The collection of 425 whole gold coins, most dating to the Abbasid period around 1,100 years ago, was was a “extremely rare” find, said Israel Antiquities Authorities archaeologists.
A trove of early Islamic gold coins have been unearthed during a recent dig in the central Israeli city of Yavne, archaeologists said Monday.
The collection of 425 whole gold coins, most dating to the Abbasid period around 1,100 years ago, was was a “extremely rare” find, Israel Antiquities Authorities archaeologists Liat Nadav-Ziv and Elie Haddad said in a joint statement.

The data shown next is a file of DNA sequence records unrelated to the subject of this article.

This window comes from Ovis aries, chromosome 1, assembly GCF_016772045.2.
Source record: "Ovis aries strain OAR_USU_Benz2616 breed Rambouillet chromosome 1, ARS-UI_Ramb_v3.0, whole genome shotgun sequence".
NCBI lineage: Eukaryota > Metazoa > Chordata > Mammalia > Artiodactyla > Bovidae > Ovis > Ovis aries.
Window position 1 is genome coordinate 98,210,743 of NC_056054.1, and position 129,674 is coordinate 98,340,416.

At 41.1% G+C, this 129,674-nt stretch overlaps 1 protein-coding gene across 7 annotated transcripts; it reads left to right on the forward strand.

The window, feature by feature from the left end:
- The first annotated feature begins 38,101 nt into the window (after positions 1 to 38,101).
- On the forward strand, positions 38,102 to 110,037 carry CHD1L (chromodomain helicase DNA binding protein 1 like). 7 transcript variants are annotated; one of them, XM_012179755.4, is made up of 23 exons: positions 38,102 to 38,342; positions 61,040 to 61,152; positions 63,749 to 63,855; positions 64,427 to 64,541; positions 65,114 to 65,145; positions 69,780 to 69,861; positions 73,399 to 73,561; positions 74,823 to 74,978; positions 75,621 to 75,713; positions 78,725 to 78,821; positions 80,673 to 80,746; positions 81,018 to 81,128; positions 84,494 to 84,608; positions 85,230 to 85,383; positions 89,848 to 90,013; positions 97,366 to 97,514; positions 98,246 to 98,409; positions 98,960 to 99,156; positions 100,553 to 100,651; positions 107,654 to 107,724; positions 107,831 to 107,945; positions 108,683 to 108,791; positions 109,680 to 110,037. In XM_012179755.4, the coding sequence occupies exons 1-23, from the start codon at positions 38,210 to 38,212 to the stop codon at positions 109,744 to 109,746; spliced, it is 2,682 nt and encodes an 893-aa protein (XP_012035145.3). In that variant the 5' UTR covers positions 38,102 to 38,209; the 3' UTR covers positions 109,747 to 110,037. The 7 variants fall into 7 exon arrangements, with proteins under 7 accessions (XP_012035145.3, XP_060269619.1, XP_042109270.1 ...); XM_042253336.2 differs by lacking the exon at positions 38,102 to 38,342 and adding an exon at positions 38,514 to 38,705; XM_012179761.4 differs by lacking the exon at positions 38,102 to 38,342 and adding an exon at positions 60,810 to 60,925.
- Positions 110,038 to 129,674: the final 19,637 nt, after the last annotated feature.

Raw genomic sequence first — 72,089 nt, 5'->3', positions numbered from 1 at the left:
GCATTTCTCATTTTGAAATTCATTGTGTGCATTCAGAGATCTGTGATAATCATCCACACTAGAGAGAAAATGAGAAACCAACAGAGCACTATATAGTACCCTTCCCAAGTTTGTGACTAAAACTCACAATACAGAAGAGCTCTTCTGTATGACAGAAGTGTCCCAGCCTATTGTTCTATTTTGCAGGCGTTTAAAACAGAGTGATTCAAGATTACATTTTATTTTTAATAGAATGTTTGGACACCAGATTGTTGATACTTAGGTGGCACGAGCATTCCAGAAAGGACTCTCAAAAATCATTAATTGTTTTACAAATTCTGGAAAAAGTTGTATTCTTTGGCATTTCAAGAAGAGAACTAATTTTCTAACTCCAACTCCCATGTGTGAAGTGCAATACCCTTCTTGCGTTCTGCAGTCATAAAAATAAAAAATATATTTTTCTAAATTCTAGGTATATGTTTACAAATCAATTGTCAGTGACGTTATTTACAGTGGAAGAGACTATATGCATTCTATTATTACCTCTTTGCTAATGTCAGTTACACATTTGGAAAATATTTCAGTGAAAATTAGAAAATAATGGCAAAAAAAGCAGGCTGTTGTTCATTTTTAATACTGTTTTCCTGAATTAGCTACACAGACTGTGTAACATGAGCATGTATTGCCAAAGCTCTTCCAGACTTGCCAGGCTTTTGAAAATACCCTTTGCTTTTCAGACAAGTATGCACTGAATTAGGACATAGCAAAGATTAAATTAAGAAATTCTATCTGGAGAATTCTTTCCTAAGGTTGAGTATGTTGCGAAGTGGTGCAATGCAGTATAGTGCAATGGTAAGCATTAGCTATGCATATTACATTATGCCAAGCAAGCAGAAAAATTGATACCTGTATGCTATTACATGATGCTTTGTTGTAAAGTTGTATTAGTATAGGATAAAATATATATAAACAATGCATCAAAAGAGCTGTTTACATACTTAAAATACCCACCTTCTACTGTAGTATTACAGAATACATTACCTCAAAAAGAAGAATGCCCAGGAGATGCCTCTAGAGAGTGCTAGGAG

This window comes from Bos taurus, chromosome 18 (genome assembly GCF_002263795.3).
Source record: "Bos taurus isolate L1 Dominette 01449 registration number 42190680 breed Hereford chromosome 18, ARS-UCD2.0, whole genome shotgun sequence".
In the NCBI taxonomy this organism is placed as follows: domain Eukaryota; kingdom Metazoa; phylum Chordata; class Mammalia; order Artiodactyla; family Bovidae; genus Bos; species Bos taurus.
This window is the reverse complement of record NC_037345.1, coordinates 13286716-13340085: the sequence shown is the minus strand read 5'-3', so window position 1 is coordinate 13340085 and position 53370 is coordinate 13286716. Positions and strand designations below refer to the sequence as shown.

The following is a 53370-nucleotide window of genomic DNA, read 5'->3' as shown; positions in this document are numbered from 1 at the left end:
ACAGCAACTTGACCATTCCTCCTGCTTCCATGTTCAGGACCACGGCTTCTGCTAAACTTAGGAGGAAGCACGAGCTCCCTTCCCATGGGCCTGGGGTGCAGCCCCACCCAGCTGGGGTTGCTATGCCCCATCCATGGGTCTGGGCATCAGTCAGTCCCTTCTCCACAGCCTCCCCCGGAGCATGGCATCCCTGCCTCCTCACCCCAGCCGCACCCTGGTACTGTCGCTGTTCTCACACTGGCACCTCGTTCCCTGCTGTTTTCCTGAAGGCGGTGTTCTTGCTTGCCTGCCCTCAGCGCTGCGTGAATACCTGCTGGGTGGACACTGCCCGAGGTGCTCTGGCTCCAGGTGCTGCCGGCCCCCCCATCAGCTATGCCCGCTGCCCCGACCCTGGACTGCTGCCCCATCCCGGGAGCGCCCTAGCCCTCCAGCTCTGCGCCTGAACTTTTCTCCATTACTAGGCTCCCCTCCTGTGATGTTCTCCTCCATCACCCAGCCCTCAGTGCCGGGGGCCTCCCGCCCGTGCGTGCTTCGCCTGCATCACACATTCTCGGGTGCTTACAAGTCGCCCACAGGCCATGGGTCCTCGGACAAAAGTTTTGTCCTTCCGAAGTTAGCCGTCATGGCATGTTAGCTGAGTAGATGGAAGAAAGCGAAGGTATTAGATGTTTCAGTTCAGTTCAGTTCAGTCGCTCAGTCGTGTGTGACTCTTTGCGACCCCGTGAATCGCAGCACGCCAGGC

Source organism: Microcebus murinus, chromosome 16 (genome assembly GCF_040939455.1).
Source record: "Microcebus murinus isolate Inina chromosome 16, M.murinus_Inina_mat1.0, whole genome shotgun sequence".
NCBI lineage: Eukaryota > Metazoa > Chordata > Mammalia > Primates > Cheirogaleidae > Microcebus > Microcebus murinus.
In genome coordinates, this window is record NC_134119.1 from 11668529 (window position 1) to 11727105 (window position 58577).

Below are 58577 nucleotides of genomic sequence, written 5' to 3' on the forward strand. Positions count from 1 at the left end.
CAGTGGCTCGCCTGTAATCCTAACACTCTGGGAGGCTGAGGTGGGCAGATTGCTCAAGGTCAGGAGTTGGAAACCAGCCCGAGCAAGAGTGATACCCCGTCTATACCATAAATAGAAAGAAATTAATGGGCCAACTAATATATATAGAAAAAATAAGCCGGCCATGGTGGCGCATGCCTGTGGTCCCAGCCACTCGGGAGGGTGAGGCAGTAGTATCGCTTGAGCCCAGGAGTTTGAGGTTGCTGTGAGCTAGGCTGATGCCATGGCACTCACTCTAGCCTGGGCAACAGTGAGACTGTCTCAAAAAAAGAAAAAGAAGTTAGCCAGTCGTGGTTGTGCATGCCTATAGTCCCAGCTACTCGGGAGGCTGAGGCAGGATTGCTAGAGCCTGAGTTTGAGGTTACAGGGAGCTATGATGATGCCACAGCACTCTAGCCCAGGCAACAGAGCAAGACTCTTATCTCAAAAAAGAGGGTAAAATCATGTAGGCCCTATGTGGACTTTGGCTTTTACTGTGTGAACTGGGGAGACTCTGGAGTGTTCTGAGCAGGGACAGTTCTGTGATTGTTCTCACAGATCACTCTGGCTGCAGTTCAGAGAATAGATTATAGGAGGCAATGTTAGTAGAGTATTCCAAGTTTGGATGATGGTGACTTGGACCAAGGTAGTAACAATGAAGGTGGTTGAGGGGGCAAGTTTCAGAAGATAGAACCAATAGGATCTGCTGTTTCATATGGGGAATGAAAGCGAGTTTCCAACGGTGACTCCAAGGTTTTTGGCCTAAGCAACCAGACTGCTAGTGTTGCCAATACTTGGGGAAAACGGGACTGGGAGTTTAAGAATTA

The coins were unearthed by youth volunteers over the last few days.
Hundreds of other smaller clippings from gold coins that would have served as smaller denominations were also discovered.
Initial analysis indicates the coins date back from the late 9th century, according to Robert Kool, a coin expert with the antiquities authority.
The period is is considered the golden age of the Abbasid Caliphate that controlled most of the Near East and North Africa.
“Hopefully the study of the hoard will tell us more about a period of which we still know very little,” Kool said.
The discovery was among the largest caches of ancient coins found in Israel.
In 2015, amateur divers found around 2,000 gold coins off the coast of the ancient port city of Caesarea dating to the Fatimid period in the 10th and 11th centuries.